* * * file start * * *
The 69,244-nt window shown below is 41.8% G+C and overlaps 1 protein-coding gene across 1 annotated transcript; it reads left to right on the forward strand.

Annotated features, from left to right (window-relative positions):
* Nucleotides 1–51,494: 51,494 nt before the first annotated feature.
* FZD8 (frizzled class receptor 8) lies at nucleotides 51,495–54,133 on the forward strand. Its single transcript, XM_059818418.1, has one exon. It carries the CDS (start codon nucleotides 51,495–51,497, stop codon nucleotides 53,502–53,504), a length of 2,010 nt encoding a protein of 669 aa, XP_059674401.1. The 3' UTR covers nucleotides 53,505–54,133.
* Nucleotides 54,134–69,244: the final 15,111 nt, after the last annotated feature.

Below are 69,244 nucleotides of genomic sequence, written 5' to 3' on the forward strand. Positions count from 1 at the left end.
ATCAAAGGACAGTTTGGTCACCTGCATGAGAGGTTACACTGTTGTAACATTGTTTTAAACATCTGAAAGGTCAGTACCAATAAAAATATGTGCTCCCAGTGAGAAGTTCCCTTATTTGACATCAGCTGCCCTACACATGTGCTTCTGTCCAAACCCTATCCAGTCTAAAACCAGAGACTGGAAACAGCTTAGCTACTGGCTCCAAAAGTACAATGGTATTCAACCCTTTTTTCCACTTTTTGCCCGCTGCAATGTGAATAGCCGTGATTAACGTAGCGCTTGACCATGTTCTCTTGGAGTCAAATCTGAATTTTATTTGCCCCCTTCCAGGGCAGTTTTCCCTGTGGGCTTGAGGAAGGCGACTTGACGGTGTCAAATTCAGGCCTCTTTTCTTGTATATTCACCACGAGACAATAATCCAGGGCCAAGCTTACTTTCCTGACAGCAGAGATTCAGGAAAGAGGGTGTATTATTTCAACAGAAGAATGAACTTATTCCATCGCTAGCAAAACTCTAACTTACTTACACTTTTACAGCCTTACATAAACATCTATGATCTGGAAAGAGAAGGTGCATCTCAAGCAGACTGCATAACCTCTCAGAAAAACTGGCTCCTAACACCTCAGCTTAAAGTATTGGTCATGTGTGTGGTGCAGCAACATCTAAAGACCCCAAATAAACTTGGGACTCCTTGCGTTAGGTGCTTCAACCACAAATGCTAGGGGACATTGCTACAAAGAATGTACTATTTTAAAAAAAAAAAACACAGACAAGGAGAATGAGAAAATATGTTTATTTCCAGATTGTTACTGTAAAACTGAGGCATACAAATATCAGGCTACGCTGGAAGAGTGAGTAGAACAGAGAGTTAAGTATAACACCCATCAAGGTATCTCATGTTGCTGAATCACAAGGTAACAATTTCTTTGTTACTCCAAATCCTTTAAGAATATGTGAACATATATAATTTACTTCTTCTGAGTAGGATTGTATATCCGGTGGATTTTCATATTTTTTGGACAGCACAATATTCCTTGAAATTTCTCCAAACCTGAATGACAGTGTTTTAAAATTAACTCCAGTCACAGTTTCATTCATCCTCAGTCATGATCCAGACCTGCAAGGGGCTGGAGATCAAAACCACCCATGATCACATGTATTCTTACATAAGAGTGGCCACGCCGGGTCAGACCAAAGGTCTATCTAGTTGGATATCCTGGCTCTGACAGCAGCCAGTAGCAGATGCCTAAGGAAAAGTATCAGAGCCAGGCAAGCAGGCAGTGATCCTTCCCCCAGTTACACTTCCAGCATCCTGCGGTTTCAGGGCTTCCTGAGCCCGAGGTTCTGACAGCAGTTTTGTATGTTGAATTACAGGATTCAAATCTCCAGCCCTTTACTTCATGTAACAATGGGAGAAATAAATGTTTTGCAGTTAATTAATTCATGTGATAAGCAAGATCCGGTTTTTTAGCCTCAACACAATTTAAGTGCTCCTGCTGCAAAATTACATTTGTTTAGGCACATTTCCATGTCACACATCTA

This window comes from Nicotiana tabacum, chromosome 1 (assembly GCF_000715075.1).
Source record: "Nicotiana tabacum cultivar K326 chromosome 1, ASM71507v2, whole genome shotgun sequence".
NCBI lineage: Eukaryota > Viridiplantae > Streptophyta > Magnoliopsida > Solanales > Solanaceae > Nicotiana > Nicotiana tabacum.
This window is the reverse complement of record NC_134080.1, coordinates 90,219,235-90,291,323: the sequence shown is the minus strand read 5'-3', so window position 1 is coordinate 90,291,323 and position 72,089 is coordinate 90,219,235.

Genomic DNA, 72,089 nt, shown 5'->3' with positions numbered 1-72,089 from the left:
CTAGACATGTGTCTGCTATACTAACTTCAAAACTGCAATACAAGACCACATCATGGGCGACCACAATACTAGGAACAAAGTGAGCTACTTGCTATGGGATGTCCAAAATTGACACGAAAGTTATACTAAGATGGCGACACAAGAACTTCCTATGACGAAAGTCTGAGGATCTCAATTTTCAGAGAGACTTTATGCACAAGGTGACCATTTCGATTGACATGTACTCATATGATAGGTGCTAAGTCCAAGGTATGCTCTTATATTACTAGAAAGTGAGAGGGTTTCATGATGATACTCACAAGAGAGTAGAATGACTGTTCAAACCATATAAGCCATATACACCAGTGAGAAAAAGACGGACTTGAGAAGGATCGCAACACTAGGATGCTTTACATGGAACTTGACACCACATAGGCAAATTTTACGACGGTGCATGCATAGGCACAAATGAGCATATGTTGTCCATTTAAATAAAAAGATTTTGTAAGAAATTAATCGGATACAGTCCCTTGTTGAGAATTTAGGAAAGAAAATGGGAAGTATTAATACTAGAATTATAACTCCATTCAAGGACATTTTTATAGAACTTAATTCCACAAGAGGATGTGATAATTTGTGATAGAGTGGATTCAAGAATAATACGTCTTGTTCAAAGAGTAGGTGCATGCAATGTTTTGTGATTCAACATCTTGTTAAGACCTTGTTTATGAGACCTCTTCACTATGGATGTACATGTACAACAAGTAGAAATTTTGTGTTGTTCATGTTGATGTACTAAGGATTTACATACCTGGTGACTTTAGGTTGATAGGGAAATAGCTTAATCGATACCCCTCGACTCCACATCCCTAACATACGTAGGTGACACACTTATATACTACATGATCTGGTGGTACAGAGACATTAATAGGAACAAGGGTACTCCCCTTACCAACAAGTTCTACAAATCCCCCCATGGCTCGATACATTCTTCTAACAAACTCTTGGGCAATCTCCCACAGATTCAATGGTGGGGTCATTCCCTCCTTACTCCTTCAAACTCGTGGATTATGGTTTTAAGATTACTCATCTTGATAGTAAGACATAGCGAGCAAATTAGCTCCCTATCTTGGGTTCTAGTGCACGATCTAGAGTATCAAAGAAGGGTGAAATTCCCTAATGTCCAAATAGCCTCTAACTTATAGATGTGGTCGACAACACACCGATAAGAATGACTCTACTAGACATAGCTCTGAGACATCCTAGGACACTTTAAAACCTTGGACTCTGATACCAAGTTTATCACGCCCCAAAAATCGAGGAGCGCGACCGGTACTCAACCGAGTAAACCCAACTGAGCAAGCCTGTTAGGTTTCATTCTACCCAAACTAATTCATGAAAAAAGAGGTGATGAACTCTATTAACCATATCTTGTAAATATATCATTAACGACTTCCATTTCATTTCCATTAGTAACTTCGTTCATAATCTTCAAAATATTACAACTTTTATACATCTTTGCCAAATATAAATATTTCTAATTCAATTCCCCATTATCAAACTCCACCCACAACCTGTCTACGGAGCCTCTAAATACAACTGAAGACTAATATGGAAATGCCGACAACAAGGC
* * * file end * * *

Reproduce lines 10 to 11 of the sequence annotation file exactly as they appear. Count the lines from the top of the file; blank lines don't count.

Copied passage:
NCBI lineage: Eukaryota > Viridiplantae > Streptophyta > Magnoliopsida > Solanales > Solanaceae > Nicotiana > Nicotiana tabacum.
This window is the reverse complement of record NC_134080.1, coordinates 90,219,235-90,291,323: the sequence shown is the minus strand read 5'-3', so window position 1 is coordinate 90,291,323 and position 72,089 is coordinate 90,219,235.